Sunday, December 4, 2016

Germany: Sharia police imposing Muslim rule

Germany: Sharia police imposing Muslim rule

A German court has ruled that a group of Islamists did not break the law when forming a ‘Sharia police force’ in 2014. The group caused public outrage after patrolling a western city in orange vests, instructing residents to abide by the strict Muslim code.

The group's vests had ‘Sharia Police’ printed on them in large block letters, but this did not breach the countrywide ban on political uniforms, the judges ruled. Under German law, a uniform has to be "suggestively militant" or have an "intimidating effect” to constitute a violation.

The judges specifically cited one eyewitness who believed the vests were themed costumes for a bachelor party. They went on to state that there was no proof to suggest that the men were wearing the vests to break the law intentionally.

The court also noted that police in Wuppertal did not find anything criminal about the men wearing the vests, which were not seized by officers at the time.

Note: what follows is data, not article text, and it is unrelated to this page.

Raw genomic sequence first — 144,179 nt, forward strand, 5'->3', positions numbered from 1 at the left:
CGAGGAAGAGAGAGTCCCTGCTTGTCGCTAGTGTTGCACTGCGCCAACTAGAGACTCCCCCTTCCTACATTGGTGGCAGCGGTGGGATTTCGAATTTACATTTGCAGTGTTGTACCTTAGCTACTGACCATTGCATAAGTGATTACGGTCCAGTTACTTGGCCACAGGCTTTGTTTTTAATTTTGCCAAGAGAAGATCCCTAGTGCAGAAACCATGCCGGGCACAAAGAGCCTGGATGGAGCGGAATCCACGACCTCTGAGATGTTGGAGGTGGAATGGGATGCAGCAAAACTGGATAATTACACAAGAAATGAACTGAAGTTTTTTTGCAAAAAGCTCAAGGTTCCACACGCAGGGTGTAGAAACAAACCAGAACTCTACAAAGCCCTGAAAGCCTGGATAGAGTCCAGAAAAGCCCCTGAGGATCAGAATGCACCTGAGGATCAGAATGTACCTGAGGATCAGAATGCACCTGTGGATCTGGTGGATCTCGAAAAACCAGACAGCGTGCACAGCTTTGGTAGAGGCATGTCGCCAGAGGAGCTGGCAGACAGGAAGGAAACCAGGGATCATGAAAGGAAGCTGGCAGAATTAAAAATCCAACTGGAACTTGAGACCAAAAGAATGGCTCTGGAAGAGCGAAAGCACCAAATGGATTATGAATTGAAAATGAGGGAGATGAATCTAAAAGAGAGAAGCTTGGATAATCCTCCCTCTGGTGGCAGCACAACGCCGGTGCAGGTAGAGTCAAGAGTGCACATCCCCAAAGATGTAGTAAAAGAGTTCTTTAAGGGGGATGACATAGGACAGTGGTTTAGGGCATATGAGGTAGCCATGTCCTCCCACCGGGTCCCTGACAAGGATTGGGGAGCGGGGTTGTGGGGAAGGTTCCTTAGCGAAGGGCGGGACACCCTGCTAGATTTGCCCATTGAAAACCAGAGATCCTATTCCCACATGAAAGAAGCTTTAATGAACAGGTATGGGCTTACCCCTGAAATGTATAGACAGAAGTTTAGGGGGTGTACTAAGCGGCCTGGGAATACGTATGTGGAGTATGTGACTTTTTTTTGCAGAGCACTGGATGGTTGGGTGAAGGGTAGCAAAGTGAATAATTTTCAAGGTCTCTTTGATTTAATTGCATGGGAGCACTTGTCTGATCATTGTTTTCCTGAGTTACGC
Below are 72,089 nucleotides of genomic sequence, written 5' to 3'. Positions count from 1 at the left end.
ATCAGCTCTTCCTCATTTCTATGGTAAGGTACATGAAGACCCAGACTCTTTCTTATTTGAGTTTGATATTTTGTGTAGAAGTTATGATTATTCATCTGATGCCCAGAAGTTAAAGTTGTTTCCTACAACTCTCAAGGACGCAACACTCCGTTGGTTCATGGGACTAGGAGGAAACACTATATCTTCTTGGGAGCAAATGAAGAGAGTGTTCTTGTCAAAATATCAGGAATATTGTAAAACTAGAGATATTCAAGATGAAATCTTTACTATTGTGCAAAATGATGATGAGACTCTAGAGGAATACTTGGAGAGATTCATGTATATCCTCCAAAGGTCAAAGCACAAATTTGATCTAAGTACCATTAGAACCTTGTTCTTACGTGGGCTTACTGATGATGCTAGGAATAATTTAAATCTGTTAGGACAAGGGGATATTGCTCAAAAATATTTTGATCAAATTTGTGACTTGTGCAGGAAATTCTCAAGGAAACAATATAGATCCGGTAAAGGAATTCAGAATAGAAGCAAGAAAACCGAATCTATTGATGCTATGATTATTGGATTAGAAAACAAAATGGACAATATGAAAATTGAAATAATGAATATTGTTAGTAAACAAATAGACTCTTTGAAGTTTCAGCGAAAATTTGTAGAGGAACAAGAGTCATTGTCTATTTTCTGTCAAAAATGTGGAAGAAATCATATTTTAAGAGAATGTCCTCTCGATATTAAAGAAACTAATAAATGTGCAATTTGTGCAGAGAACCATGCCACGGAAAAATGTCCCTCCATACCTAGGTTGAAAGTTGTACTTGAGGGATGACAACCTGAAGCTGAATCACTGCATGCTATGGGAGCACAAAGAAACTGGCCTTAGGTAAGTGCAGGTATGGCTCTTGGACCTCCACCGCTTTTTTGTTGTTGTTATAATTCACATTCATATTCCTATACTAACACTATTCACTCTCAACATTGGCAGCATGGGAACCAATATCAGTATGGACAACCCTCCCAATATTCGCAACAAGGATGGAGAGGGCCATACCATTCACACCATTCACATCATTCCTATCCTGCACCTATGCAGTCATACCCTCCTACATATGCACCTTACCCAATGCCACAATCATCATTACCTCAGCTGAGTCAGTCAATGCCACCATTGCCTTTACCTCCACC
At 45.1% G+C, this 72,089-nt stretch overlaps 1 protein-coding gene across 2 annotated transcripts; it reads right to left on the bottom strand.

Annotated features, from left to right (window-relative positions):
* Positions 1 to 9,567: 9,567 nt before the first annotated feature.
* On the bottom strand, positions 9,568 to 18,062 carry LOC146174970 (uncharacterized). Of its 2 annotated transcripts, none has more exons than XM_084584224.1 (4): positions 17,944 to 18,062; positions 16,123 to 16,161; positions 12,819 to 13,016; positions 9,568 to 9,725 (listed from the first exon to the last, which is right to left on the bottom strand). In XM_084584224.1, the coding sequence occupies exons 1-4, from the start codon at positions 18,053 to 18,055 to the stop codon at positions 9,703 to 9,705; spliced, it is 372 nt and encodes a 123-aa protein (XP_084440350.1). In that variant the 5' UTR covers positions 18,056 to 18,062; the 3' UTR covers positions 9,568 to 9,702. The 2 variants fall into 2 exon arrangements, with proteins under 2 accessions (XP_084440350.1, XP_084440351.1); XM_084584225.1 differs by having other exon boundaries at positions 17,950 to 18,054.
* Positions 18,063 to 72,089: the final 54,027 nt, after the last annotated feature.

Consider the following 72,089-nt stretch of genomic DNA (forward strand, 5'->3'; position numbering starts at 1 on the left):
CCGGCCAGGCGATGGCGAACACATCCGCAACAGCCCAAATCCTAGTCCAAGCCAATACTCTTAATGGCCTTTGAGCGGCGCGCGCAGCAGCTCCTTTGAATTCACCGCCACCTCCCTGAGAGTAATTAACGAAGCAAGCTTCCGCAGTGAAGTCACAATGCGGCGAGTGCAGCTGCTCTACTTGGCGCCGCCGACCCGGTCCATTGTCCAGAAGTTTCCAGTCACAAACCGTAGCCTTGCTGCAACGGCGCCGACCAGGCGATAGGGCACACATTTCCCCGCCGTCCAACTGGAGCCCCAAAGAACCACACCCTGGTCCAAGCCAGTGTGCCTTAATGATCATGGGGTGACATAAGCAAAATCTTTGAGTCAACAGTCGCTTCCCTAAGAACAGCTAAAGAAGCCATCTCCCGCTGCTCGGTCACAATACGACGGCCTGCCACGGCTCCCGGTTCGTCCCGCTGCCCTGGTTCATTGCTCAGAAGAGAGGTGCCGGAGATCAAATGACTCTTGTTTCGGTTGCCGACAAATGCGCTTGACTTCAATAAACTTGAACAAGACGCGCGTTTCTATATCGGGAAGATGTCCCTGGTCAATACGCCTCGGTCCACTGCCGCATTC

The ruling has not yet come into effect and can still be appealed by the state prosecutor.

The men, all aged between 25 and 34, sparked anger by patrolling the streets of Wuppertal in 2014, telling nightclub goers to refrain from drinking alcohol and listening to music, and arcade customers not to play games for money, so as not to contradict the strict Muslim religious code of conduct known as Sharia law.

The group was headed by Sven Lau, a controversial Salafist leader who is currently on trial for supporting a terrorist group fighting in Syria.

Full Report